Energy Drinks Linked to a Higher Number of ER Visits in New DAWN Report

Twice as many Americans sought urgent medical attention after energy drinks hit the market

One of The DAWN's (Drug Abuse Warning Network) latest issues witnessed the publication of a new report stating that the United States' energy drinks industry might have caused an increase in the number of Americans who ended up in the emergency room over the past few years.

The researchers who looked into this issue explain that, between the years 2007 and 2011, roughly twice as many of this country's residents required urgent medical attention following their consuming said beverages.

Thus, prior to the energy drinks industry's really taking off in this part of the world, about 10,000 people were reported as visiting the ER. However, within the aforementioned time frame, their number soared to a whopping 21,000.

According to Health, 58% of these cases revolved around energy drinks alone, whereas the remainder 42% could also be traced back to drugs and/or alcohol use.

The report also states that men and people aged 18 to 25 are the ones who more often experience the unfortunate consequences of drinking too many such beverages in a relatively short time span.

Despite the fact that energy drinks manufacturers and marketers still maintain that, high concentrations of caffeine aside, their products pose no risks to customers, concerns are now being raised with respect to how safe these beverages really are.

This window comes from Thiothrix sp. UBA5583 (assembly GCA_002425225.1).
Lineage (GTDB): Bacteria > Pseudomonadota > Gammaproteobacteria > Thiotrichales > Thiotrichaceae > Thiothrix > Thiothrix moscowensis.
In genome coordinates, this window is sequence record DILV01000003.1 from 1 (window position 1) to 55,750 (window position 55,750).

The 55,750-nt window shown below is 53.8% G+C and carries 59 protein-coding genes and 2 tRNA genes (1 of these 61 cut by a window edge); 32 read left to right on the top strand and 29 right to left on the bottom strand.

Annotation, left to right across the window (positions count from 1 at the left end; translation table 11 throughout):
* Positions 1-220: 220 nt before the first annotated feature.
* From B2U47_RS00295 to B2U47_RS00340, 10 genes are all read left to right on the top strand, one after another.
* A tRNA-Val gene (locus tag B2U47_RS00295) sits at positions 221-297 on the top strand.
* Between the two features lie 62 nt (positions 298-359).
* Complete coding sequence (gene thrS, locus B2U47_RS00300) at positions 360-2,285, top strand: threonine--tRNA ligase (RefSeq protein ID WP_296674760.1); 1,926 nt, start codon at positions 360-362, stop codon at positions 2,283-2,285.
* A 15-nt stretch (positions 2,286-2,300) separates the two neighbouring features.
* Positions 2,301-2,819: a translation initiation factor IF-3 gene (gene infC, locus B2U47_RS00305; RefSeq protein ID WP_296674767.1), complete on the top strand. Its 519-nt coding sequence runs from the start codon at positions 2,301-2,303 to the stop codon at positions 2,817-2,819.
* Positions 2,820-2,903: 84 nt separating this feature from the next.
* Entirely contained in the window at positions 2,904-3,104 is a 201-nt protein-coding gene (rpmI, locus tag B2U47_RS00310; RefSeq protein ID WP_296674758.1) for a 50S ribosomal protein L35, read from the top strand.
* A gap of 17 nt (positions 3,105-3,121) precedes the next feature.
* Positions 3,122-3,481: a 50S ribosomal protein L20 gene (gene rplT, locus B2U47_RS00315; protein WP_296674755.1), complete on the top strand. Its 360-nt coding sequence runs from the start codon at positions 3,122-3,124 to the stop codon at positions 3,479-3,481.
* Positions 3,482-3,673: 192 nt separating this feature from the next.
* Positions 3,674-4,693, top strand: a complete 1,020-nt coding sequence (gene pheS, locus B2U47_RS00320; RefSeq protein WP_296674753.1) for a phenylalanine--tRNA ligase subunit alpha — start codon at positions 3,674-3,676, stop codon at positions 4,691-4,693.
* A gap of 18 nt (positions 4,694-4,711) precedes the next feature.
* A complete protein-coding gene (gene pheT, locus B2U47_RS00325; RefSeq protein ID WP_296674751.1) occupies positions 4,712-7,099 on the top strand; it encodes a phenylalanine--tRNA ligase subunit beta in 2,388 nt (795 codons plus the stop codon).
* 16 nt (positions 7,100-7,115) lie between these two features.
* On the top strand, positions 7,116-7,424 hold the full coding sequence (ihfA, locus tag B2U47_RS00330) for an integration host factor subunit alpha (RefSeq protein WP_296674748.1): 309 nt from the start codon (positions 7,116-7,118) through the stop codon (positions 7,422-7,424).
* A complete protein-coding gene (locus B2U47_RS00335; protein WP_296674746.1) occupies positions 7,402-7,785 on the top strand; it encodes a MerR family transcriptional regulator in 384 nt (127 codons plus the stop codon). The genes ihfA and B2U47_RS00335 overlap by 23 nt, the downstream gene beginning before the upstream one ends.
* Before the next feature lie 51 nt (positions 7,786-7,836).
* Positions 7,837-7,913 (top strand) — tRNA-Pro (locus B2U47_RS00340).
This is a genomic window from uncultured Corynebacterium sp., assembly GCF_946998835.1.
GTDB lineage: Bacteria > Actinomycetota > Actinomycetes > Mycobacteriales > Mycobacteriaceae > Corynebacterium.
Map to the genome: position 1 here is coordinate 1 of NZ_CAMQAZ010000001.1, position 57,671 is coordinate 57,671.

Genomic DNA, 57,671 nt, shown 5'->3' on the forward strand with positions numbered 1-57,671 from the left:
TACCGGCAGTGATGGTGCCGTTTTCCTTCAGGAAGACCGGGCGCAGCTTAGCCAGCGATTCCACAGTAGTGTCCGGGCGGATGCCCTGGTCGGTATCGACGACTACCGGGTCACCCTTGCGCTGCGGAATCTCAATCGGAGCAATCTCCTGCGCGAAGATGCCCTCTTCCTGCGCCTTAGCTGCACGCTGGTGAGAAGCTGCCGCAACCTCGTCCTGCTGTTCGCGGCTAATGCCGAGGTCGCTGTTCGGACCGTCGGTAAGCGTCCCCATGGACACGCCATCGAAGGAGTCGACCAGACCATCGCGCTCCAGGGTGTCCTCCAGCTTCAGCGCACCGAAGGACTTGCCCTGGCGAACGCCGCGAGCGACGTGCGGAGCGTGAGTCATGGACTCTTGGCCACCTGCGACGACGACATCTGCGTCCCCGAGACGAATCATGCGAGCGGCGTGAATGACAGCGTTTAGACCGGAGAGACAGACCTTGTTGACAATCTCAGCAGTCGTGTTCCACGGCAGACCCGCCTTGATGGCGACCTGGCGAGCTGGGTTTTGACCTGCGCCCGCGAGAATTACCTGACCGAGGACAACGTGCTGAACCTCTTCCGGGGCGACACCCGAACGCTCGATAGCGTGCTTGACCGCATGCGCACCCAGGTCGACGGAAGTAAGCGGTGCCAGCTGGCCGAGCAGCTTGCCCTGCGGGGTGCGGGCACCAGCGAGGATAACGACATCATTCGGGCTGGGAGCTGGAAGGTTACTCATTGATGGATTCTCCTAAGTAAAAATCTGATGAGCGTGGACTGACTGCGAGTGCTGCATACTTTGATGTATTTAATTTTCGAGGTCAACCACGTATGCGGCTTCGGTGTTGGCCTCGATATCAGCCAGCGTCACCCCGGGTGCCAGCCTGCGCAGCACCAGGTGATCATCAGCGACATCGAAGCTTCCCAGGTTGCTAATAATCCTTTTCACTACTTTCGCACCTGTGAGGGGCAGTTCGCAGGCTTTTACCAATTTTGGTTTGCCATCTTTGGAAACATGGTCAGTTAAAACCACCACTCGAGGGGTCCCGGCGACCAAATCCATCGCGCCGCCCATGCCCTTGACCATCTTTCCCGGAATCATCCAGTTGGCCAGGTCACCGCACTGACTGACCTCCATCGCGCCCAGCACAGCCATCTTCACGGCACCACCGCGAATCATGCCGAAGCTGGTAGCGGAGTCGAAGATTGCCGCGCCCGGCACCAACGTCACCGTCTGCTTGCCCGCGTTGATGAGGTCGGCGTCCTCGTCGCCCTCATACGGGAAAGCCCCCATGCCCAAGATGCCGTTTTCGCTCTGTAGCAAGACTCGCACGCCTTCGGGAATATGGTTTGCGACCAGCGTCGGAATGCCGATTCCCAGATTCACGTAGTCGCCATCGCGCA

More often than not, the symptoms linked to energy drinks consumption were insomnia, nervousness, headaches, fast heartbeats and even seizures.

“The issue is not the doubling of emergency department visits. That is the symptom. The ‘disease’ is the failure of the federal government to regulate energy drinks as beverages,” commented on the findings of this study Dr. Mary Claire O’Brien from the Wake Forest Baptist Medical Center in Winston Salem, N.C.

This particular study into the effects that energy drinks have on an individual's well-being was carried out at the request of the US Substance Abuse and Mental Health Services Administration.

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